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Research Toolkit workshops are designed to address the most common challenges students face in doing college-level research, including navigating databases, locating relevant sources, and making sense of information once it is found.
Citizen Literacy is an online toolkit that promotes the development of key information skills for democratic citizenship and features short videos, handouts, and activities that faculty across all disciplines can integrate into their courses and assignments.
Media literacy is the ability to critically evaluate information that comes through news or other media. "Fast news" and social media make it very easy to both send and receive information. From deliberate disinformation campaigns to viral misinformation, one of the most effective things you can do to prevent the spread of so-called "fake news" is to stop and evaluate information before sharing. Follow the steps in this guide using the tabs across the top for fact-checking strategies and guides to evaluate news.
What is "Fake News"?
"Fake news" is a widely-used term that can range from satire to misunderstandings and deliberate disinformation campaigns to information that is unpleasant. The term is not new: it was used in the New York Times at least as far back as 1894. There are several types of "fake news," which can be grouped in three broad categories:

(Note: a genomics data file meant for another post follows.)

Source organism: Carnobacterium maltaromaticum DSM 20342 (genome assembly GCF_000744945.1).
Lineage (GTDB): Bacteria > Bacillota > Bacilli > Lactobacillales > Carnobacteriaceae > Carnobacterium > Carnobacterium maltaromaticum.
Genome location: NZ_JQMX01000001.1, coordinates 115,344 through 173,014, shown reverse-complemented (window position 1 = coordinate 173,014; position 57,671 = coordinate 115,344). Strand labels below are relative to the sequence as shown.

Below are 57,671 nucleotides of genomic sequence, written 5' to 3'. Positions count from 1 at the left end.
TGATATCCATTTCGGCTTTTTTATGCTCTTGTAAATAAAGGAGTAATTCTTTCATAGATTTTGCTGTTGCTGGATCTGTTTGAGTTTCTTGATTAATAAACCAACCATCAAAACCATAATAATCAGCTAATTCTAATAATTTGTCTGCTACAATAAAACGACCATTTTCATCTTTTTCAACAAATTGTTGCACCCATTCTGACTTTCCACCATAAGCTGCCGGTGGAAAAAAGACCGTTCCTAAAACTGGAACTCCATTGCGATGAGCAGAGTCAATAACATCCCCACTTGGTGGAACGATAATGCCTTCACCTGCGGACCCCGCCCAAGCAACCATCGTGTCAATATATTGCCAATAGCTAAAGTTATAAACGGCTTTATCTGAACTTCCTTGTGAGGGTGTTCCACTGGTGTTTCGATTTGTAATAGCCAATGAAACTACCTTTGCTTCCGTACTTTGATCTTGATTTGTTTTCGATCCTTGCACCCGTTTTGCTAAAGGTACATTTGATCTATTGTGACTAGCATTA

Disinformation: Information that is false and deliberately created to harm a person, social group, organization, or country.
"Troll Factories" like the Internet Research Agency, and bots that promulgate disinformation fall into this category
Misinformation: Information that is false but not created with the intention of causing harm
Satire, often shared without the understanding that it's satirical, falls into this category
Mal-information: Information that is based on reality, used to inflict harm on a person, social group, organization, or country
The good news is that all of these types of bad information can be addressed using the strategies offered in this guide!